Reacting to the numerous housing development proposals that have sprung up of late, the Planning Board has directed Village Planner Blais Brancheau to lead a comprehensive study of the downtown.
The study is expected to aid the planning and zoning boards in determining the fate of three projects that could very well transform the Central Business District.
"We can't just look at each of these developments in isolation," Brancheau said. "We have to look at them in the context of the downtown area because they're all sort of in the same general location."
Per Brancheau, the study seeks to critically evaluate the current lay of downtown housing, existing traffic issues and the potential impact three new developments could create, particularly regarding a perceived influx of school children.
As two applications – and – have moved through the initial stages at the planning board attempting rezone the Master Plan, members have expressed skepticism over its possible impacts.
Member Jane Shinozuka said Tuesday that the notion traffic won't be negatively impacted by new housing developments was a "pollyanna" view, stating that it's unlikely residents wouldn't still have cars even residing within close proximity to the train station. Board Chairman Charles Nalbantian requested that the study also touch on pedestrian safety. A traffic expert for the village will be retained, shared between both boards.
Others have keyed in on the height and mass of the buildings, all of which clear four stories. Discussions Tuesday also pointed to a potential strain on village utilities, another piece of the puzzle needing study.
As always, there's a lingering concern the cost to the village – both in municipal services and to the school district – will be a net negative.
Roughly 65 percent of the tax bill is allocated to the schools, where the cost of educating a child is about $13,100 per year. The remaining portion winds up at the municipal government (25 percent, roughly) and the county (about 10 percent of the bill).
Perhaps of greatest concern has been the potential impact on the school system. Members of the Ridgewood Board of Education have appeared before the board asking for a study on how many school-aged children might be moving in should the proposals receive a green light.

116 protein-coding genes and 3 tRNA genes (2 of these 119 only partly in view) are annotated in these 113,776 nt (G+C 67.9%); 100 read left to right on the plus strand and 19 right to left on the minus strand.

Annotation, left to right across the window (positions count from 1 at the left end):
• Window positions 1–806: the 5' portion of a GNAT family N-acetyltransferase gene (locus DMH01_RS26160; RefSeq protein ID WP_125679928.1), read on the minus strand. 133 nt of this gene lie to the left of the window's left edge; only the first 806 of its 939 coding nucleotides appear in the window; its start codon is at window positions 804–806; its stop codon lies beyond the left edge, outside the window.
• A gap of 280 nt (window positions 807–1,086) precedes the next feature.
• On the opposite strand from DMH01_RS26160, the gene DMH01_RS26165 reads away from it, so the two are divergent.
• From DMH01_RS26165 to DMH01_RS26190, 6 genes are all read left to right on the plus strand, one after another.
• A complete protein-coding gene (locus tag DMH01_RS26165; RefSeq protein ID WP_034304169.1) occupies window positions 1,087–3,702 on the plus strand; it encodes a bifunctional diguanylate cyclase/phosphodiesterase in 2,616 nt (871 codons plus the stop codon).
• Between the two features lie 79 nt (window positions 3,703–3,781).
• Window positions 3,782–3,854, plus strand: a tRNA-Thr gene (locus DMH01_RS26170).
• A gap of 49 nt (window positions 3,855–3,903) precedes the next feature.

Finances alone cannot be a determining factor in passing or denying applications, Brancheau said.
"Even if at the end of the day, we find that it’s losing money, I’m not saying that that in and of itself would be a valid basis for not approving," Brancheau said. "Those criteria can be looked at in the broad scheme of things as one consideration, but they should never rise to the level of major decision making factor."
The study, which Brancheau estimated could take several months but less than a year to complete, would need to be coordinated with the zoning board, where the awaits a hearing.
Brancheau said the study should encompass "sizability," land use compatability, street compatability, proximity to the train station, carrying capacity for utilities, as well as building height and mass and aesthetics.
Board members enthusiastically endorsed the commission of the study, with some having stated they had trouble contextualizing aspects of the applications presently in front of the planning board because the data was not specific to Ridgewood.
"There's a certain potential that what we'll find will weigh in their [applicants'] favor and that will help them," Brancheau said. "There's also the potential that what we find may not."
Attorney Thomas Wells, who represents the applicants for Chesnut Village and The Dayton, said he was fully in support of the pending study.
"I sensed, not surprisingly, as we were starting to explain new concepts for the downtown, some skepticism . . . in the eyes of some of the board members, and that’s one of the reasons why this is all good from our perspective," Wells said.